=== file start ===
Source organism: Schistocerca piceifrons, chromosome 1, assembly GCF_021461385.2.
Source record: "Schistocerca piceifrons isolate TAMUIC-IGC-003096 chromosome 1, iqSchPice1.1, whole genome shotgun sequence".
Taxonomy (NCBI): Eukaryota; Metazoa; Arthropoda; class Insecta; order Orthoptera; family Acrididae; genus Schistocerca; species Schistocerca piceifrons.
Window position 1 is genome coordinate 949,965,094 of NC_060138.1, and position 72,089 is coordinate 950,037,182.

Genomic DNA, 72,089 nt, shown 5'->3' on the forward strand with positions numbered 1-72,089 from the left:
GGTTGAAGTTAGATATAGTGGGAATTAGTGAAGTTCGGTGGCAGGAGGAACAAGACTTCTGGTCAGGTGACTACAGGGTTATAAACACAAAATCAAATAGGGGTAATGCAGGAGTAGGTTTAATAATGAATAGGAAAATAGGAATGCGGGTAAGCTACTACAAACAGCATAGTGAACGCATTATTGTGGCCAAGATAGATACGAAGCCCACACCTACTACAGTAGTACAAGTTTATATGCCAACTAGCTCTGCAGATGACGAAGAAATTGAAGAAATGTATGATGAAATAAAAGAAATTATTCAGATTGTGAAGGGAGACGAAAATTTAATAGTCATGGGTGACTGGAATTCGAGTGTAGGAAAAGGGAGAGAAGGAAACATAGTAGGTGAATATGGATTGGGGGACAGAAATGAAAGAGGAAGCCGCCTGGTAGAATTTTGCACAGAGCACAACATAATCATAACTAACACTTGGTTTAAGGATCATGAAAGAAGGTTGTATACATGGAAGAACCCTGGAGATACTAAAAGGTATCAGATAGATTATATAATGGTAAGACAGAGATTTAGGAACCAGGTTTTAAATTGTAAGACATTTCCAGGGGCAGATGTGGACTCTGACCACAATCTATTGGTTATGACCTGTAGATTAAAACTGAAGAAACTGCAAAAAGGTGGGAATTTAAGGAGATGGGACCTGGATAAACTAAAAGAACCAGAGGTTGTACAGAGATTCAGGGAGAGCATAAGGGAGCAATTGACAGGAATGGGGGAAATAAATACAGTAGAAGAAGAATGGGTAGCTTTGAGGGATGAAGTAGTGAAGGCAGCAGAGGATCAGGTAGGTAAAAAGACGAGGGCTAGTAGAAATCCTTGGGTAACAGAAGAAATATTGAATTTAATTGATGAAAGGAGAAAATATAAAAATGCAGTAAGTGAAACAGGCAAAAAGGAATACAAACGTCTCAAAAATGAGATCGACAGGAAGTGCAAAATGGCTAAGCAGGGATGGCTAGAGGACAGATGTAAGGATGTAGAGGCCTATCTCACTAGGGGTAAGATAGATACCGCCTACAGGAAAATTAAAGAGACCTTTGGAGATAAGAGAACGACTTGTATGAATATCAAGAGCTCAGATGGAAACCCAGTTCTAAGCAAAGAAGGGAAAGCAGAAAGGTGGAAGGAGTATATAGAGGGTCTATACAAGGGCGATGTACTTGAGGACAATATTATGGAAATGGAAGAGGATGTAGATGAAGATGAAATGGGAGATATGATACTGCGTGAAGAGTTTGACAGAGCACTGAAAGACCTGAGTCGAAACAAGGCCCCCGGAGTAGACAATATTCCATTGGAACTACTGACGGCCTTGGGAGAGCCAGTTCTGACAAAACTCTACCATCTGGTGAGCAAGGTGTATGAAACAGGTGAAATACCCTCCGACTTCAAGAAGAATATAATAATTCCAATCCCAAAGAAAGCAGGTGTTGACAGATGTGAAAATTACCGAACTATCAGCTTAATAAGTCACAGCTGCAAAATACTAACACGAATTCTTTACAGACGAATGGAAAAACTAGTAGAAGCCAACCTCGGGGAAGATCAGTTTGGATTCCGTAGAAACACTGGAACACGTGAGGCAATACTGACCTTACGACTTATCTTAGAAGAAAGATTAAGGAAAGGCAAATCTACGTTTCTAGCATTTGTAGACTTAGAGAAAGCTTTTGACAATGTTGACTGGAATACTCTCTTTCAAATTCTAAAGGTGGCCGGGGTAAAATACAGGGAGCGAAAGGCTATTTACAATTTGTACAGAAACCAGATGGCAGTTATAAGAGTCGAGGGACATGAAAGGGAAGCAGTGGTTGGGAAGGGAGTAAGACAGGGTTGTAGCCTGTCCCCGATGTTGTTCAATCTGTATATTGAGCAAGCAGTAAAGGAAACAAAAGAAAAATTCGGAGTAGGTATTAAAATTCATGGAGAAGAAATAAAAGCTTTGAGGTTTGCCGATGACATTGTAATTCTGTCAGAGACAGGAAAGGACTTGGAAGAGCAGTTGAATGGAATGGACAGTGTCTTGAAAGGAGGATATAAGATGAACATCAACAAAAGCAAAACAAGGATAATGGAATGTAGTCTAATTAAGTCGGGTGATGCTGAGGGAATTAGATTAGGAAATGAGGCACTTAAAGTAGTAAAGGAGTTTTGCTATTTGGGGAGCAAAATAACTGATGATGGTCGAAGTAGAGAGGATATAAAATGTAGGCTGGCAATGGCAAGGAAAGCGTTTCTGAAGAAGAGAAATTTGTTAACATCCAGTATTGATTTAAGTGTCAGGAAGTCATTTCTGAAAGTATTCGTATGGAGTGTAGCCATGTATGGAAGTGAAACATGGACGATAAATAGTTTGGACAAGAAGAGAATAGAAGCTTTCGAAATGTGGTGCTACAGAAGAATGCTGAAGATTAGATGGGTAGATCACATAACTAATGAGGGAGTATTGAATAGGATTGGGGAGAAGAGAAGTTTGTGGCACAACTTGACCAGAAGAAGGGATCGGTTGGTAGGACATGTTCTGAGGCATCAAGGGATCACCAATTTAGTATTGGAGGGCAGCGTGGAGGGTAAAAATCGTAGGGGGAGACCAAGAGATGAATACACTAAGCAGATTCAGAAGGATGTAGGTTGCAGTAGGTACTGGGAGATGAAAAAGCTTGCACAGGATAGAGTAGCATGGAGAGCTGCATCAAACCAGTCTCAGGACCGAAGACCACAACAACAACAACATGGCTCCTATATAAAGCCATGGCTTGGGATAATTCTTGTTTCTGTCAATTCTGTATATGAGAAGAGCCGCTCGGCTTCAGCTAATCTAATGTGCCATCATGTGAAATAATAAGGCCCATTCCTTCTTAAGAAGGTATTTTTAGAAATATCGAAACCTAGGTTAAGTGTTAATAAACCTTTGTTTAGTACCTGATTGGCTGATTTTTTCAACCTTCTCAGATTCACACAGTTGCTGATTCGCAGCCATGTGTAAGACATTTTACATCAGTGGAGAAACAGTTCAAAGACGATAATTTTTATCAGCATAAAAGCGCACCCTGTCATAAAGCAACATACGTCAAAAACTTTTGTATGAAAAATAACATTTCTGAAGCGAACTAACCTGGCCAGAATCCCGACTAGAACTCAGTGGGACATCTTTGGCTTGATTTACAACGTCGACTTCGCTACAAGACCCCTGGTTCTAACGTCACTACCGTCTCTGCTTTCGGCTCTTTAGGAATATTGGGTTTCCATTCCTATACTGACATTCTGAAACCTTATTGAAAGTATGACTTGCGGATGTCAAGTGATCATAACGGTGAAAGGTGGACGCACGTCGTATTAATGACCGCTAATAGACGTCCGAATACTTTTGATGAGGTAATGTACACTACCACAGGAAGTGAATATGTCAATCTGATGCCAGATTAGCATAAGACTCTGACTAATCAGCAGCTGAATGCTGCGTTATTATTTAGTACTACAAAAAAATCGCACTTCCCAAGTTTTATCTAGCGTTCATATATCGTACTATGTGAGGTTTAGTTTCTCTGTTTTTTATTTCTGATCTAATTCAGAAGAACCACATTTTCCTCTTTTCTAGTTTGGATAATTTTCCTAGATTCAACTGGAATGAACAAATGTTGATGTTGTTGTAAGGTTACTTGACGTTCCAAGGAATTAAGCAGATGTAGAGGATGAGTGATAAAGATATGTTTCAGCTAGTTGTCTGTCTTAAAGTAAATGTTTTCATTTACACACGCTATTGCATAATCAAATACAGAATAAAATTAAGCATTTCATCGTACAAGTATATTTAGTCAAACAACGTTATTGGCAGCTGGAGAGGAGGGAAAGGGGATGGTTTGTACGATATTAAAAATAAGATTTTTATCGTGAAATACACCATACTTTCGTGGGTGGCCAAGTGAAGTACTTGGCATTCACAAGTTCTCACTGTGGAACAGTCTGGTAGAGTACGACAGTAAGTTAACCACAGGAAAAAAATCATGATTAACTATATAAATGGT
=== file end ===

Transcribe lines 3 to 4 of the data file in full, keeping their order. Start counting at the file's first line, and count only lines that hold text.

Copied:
Taxonomy (NCBI): Eukaryota; Metazoa; Arthropoda; class Insecta; order Orthoptera; family Acrididae; genus Schistocerca; species Schistocerca piceifrons.
Window position 1 is genome coordinate 949,965,094 of NC_060138.1, and position 72,089 is coordinate 950,037,182.